Rat Bait Toxicity
Traditional rat baits are anticoagulants, which act to stop the blood from clotting (anticoagulant) by robbing the body of Vitamin K.
Symptoms occur due to the lack of clotting happening within the body, causing excessive bleeding both internally and externally, and may go unnoticed for some time and can include:
- Pale Gums or Small pinpoint hemorrhages (bleeding) on the gums
- Bruising under the skin
- Blood or Urine in the faeces
- Bleeding from the nose
- Continued bleeding from small wounds or cuts, ie: after chewing a bone
- Seizures or muscle tremors
- Respiratory difficulties (coughing, shortness or breath, labored breathing)
- Coughing up blood
There are two primary ways that patients suffering from Rat Bait Poisoning come to us at the Clinic.
The first type of patient we see is where the owner has seen their pet eating rat bait
…or has found them with an empty packet. It is important in these cases to bring them to the clinic. Many owners, especially if they are not sure their pet has eaten any of the bait, often ‘wait and see’ – herein lies the danger. Symptoms of poisoning can take anywhere from a few days to weeks to become apparent, and by this time your pet is in real trouble (see the next section below).
If your pet comes in suspected of eating rat bait, generally one of our Vets or Nurses will induce vomiting. This does two things, firstly it helps us to confirm whether or not your pet has actually ingested any bait, and also removes any undigested bait from their system to prevent any more of the poison being absorbed. Your pet will now be started on a course of Vitamin K therapy, the length of which can vary depending on what sort of bait your pet has ingested. Your pet may have a blood test done some days after their initial visit to determine whether their blood is now able to clot without further Vitamin K therapy.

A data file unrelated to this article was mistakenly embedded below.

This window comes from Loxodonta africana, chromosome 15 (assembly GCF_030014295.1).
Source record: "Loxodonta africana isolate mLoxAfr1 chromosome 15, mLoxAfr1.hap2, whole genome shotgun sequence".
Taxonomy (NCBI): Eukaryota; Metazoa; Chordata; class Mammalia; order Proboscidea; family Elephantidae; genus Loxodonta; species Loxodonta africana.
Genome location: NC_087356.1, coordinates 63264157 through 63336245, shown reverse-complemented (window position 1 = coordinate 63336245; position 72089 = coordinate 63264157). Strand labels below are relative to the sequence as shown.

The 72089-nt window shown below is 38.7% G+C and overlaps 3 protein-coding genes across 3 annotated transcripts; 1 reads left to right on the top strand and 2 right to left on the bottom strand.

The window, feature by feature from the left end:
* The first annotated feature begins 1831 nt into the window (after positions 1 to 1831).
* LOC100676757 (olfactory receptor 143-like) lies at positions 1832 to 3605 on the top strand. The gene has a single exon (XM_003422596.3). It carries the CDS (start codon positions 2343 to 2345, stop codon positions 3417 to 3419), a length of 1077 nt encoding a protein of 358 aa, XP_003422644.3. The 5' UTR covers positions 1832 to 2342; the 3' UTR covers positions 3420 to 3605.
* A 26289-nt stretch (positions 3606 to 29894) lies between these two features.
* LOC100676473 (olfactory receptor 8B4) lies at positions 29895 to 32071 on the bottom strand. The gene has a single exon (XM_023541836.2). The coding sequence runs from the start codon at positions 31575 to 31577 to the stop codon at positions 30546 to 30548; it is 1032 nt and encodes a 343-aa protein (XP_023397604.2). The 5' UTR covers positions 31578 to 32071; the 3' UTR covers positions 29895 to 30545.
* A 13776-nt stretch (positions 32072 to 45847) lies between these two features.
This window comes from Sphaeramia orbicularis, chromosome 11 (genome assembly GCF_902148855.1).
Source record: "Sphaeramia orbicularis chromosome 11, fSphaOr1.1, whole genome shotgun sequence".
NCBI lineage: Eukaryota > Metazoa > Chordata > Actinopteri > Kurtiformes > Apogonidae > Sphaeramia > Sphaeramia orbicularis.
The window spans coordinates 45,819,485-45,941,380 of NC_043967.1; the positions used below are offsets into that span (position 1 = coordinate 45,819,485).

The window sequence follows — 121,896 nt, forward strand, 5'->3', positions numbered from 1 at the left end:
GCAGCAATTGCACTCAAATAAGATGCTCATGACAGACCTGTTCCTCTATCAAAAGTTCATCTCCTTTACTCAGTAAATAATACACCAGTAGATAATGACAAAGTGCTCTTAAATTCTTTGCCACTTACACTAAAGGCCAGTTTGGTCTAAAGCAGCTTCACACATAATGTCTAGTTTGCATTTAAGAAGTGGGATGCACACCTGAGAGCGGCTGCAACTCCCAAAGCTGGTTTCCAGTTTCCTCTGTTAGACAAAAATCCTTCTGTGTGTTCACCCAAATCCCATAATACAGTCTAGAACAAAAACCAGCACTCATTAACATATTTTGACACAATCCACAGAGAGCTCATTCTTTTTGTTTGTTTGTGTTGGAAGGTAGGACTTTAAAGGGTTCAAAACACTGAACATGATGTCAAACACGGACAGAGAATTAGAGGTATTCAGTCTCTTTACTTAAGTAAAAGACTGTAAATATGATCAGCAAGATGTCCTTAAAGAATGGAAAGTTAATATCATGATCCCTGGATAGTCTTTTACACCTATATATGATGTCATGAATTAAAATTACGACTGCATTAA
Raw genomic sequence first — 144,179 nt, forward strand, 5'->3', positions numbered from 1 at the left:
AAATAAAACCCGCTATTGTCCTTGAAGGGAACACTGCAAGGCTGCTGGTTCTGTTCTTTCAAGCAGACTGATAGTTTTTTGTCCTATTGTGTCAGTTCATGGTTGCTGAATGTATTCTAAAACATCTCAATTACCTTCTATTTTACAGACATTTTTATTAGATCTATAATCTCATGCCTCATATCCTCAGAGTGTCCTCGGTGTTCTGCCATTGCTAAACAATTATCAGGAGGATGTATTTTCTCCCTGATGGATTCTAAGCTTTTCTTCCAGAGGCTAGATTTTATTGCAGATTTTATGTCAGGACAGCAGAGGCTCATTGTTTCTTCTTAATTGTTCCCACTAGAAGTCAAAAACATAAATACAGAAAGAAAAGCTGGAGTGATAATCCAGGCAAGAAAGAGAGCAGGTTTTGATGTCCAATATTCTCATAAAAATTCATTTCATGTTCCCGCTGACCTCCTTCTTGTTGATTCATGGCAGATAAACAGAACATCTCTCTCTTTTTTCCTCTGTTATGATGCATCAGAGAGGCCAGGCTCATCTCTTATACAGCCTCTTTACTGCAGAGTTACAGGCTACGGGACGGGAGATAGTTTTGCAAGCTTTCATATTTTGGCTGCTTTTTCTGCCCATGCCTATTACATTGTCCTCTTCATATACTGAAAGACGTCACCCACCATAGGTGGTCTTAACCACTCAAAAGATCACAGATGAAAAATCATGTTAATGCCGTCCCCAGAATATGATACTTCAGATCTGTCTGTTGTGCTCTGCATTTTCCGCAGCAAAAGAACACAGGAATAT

The second type of patient we see is the pet who has ingested bait some days or weeks ago.
If your pet is beginning to show symptoms of poisoning and comes to the clinic, your pet will be seen by one of our Vets. Depending on the severity of your pets symptoms, he or she may be admitted for in-patient care. An injection of Vitamin K is the first step for most seriously ill patients, they will continue on Vitamin K tablets once they are stable. Blood or Plasma transfusions may be required. Other medications may also be used to control muscle tremors and seizures. Even with the most intensive treatment, some animals may not survive.
Our pets can also be affected when they eat a rodent that has died as a result of rat bait poisoning.
Although rats and mice only need to eat a very small amount of bait to be effectively poisoned, the bait is designed to be very tasty for them so they may consume great amounts of it before expiring. If you see your pet eating a baited rodent, you should contact the clinic and bring your pet in so we can begin our treatment protocol.
So what’s our best advice on using rat bait safely around pets? Don’t!